Why You Shouldn't Try the Gwyneth-Approved "Coffee Enema"
We're consciously uncoupling from this trend right now.
Gwyneth Paltrow is the modern-day guru of wellness, and it's undeniable that some of her ideas—like clean sleeping or conscious uncoupling—are brilliant and usually backed by science. Then there are those, like stuffing jade eggs into your vagina or eating sex bark, which tend to raise eyebrows.
The latest trend to get the Goop stamp of approval, however, could be downright dangerous. One of the features promoted in the site's new Beauty and Wellness Detox Guide is a $135 at-home coffee enema.
Yes. A coffee enema.
The Implant O-Rama System At-Home Coffee Enema is touted by Goop as an effective way of ridding your body of toxins. Like most enemas, it works by sticking a catheter up the rectum and then pumping in fluid—in this case, coffee, which some believe is a potent liver remedy—and then pumping out excess waste and fluid into a jar. Goop argues "that it's crucial for moving things along, particularly because our systems are over-taxed by clearing the toxins of modern day life."
Since the trend has taken off, medical experts have come forward to say that the whole thing is a really, really bad idea.
For one, experts say that a colonic of any kind is meant to be performed by a doctor prior to a medical exam or procedure, and not as a detox measure after a weekend of binge drinking.
"If you have a liver, your body is already getting rid of toxins," Roberta Anding, a lecturer in kinesiology at Rice University and a dietitian and sports nutritionist for Rice Athletics and the Houston Astros, told CBS News. "You don't need to do any cleanses."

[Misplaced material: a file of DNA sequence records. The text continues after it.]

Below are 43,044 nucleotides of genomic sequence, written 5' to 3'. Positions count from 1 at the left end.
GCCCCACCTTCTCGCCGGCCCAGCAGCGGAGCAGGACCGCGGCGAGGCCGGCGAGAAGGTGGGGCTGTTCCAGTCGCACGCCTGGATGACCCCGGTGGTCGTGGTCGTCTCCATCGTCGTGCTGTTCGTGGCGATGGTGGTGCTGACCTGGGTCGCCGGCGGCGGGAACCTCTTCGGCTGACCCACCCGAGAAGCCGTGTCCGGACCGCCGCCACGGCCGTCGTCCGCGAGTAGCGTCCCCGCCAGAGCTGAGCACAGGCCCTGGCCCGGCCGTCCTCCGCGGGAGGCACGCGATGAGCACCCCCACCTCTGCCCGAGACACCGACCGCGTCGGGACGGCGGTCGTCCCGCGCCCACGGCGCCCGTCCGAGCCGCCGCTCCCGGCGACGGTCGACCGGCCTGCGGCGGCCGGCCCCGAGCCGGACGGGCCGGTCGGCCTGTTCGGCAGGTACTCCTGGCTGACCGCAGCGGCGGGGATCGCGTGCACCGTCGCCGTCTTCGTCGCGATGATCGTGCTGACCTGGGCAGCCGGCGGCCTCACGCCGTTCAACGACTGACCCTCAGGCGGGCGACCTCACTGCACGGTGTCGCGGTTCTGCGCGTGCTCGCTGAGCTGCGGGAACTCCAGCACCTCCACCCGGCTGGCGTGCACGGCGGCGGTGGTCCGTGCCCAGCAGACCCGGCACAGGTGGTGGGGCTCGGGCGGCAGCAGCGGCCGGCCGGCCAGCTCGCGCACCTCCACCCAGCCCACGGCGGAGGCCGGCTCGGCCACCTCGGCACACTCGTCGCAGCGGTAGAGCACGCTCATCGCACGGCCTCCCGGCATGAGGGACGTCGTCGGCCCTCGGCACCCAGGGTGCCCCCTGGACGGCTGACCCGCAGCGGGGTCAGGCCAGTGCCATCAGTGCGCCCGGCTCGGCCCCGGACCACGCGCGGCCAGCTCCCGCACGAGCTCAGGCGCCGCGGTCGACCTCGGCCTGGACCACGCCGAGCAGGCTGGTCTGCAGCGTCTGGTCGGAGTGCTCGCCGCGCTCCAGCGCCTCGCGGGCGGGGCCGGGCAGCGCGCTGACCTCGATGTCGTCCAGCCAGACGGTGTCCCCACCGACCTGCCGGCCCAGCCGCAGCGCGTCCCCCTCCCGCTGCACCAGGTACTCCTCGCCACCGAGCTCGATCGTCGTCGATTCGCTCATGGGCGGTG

The National Center for Complementary and Integrative Health states that "there isn't any convincing evidence that detox or cleansing programs actually remove toxins from your body or improve your health," and that "colon cleansing procedures may have side effects, some of which can be serious….[especially in those] with a history of gastrointestinal disease, colon surgery, kidney disease, or heart disease."
Michael F. Picco, M.D., writes that colon cleansing (while necessary before a colonoscopy) can cause cramping, bloating, nausea and vomiting, as well as dehydration, bowel perforations, and increase the risk of infection.
Now, those are regular enemas. Coffee enemas are even more dangerous.
Picco notes that "coffee enemas sometimes used in colon cleansing have been linked to several deaths."
There have been recorded cases of people suffering from proctocolitis (aka rectal burning) as a direct result of coffee enemas.
If you do decide to get a colonic, he advises visiting a professional, giving them a full rundown of your medical history as well as any herbs or supplements you take, making sure your practitioner uses disposable equipment, and drinking lots of water to stay hydrated.
But if you're a trend fanatic, it's better to stick with the ones that are safe, like weighted blankets.
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